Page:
Amias Poulett Courtier 1533-1588 (54), as has already been said, was made Chancellor of the Order of the Garter in April, 1587, but he did not retain this preferment for a whole year. He continued in the Captaincy of Jersey up to his death, but he appears to have resided in and near London. In the British Museum are two letters from him of small importance. One, addressed to the Lord High Admiral, is dated, "From my poor lodging in Fleet Street, the 14 Jan 1587," about "right of tenths in Jersey, belonging to the Government." The other, "From my little lodge at Twickenham, the 24 Apr 1588," "on behalf of Berry," whose divorce was referred by the Justice of the Common Pleas to four Doctors of the Civil Law, of whom Mr. Doctor Caesar, Judge of the Admiralty, to whom the letter was written, was one.
His name also occurs in a letter, from Walsingham to Burghley, dated 23 May 1587, while Elizabeth still kept up the farce of Burghley's disgrace for despatching Mary Stuart's death-warrant. "Touching the Chancellorship of the Duchy, she told Sir Amias Poulet that in respect of her promise made unto me, she would not dispose of it otherwise. But yet hath he no power to deliver the seals unto me, though for that purpose the Attorney is commanded to attend him, who I suppose will be dismissed hence this day with- out any resolution." And on the 4th of January following, together with the other lords of the Council, he signed a letter addressed by the Privy Council to the Lord Admiral and to Lord Buckhurst, the Lieutenants of Sussex, against such Catholics as "most obstinately have refused to come to the church to prayers and divine service," requiring them to " cause the most obstinate and noted persons to be committed to such prisons as are fittest for their safe keeping : the rest that are of value, and not so obstinate, are to be referred to the custody of some -ecclesiastical persons and other gentlemen well affected, to remain at the charges of the recusant, to be restrained in such sort as they may be forthcoming, and kept from intelligence with one another." On the 26 Sep 1588, in the year in which this letter was written, 1588, Sir Amias Poulet died.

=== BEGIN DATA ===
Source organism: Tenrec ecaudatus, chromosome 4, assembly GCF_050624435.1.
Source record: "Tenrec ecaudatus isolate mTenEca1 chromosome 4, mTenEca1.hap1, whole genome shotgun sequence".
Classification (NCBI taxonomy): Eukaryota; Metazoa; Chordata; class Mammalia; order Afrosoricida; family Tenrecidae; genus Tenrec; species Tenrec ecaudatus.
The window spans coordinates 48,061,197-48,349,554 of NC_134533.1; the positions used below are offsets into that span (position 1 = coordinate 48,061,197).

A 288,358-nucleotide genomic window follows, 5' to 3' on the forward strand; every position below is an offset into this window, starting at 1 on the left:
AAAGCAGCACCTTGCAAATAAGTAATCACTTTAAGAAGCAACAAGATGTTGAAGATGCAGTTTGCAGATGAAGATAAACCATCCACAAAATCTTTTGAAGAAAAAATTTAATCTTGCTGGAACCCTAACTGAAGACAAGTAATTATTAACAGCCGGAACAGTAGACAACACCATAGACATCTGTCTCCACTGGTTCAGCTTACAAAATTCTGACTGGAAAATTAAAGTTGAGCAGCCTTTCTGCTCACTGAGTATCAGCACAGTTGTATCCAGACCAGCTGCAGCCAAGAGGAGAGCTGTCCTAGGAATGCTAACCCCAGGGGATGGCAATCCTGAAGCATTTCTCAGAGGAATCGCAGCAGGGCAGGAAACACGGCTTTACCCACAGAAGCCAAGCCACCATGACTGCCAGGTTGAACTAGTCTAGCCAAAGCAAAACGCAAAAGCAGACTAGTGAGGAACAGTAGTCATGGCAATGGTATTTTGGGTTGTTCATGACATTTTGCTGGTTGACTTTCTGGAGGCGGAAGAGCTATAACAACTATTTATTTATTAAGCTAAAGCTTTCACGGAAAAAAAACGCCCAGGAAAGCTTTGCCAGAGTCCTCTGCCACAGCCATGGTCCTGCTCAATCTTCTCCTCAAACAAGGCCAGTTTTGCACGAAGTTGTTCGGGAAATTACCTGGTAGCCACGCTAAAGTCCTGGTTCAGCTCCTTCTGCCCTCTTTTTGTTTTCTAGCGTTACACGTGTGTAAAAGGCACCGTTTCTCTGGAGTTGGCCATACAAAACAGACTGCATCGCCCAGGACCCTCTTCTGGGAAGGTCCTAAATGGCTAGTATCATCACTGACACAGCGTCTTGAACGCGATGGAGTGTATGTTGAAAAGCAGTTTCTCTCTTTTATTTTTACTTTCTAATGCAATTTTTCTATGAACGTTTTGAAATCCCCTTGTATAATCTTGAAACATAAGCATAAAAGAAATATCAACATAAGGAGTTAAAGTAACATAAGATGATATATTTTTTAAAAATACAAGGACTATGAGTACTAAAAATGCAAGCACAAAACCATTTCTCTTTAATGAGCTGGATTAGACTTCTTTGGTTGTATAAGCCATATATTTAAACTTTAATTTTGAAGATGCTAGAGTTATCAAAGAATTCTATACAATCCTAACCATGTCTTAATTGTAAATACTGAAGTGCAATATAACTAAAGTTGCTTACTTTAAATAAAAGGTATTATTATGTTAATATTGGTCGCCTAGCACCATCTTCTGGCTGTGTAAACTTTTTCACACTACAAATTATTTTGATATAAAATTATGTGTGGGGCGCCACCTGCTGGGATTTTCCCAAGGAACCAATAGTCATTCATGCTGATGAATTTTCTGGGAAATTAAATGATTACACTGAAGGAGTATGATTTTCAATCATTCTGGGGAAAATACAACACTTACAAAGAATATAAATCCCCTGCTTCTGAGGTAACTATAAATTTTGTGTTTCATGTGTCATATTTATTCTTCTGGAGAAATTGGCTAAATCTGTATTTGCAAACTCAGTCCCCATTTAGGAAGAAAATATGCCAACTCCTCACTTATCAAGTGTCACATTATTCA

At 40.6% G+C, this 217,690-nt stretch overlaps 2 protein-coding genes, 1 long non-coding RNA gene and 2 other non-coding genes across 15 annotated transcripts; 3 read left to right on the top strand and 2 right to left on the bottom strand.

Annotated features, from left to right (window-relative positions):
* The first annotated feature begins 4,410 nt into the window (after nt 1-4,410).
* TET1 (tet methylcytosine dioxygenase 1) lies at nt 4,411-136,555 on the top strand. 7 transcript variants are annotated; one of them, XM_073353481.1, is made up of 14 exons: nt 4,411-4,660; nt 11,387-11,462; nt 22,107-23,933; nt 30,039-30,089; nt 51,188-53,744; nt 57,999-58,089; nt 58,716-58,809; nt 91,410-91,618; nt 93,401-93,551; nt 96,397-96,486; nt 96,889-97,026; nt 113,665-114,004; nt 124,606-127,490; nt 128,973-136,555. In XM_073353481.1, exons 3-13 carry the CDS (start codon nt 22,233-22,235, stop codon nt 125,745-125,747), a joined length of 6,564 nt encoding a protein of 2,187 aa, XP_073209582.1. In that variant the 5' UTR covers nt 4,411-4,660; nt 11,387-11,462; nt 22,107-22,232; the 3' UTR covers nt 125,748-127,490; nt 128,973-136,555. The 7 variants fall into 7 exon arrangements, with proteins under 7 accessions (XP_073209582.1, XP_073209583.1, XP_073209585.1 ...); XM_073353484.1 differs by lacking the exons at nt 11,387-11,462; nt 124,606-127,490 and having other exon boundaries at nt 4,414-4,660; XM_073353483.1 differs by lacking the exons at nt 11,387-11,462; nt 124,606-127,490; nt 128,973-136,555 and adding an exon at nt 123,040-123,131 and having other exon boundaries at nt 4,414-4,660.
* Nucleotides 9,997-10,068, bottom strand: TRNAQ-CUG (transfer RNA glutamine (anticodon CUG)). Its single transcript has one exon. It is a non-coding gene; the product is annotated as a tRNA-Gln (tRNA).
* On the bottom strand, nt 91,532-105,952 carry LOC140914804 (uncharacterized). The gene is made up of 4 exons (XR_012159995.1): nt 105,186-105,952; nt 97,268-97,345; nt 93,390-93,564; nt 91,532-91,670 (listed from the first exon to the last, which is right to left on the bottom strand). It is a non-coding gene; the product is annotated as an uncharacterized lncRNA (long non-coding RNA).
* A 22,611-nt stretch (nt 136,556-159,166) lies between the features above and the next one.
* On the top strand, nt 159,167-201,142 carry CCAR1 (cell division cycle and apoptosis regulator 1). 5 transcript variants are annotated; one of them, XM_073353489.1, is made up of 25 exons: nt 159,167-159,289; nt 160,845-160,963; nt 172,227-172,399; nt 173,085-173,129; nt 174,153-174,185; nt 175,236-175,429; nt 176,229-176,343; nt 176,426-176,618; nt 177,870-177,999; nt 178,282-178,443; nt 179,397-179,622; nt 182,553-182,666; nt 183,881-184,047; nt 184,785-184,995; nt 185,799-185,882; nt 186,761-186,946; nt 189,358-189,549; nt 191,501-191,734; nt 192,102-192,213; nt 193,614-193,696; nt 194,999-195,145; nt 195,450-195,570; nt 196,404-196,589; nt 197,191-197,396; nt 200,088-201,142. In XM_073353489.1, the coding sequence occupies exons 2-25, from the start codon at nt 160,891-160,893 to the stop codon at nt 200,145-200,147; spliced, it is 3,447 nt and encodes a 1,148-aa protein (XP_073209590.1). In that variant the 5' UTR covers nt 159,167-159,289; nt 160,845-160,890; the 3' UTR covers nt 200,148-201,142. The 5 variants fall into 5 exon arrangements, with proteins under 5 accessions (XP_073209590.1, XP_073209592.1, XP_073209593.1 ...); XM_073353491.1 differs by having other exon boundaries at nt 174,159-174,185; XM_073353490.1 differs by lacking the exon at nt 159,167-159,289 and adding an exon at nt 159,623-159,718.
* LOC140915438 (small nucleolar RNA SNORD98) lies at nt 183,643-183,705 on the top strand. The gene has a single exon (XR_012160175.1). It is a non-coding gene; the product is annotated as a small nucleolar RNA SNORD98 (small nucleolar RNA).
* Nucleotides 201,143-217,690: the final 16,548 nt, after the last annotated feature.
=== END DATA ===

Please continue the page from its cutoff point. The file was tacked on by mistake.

Poulet was buried in St Martin's in the Fields, Charing CrossWhen that church was pulled down to be rebuilt, his remains, with the handsome monument erected over them, were Removed to the Church of St George, Hinton St George. After various panegyrics in Latin, French, and English inscribed on his monument, a quatrain, expressive apparently of royal favour, pays the following tribute to the service rendered by him to the State as Keeper of the Queen of Scots: Never shall cease to spread wise Poulet's fame; These will speak, and men shall blush for shame: Without offence to speak what I do know, Great is the debt England to him doth owe.
On Jul 1587 Mary "Queen of Scots" Stewart I Queen Scotland 1542-1587 was buried at Peterborough Cathedral.
On 08 Nov 1813 Spencer Madan Bishop Bristol, Bishop Peterborough 1729-1813 (84) died. He was buried at Peterborough Cathedral.
Monument to Edith Cavell in Peterborough Cathedral.
Choir, Peterborough Cathedral
Crossing, Peterborough Cathedral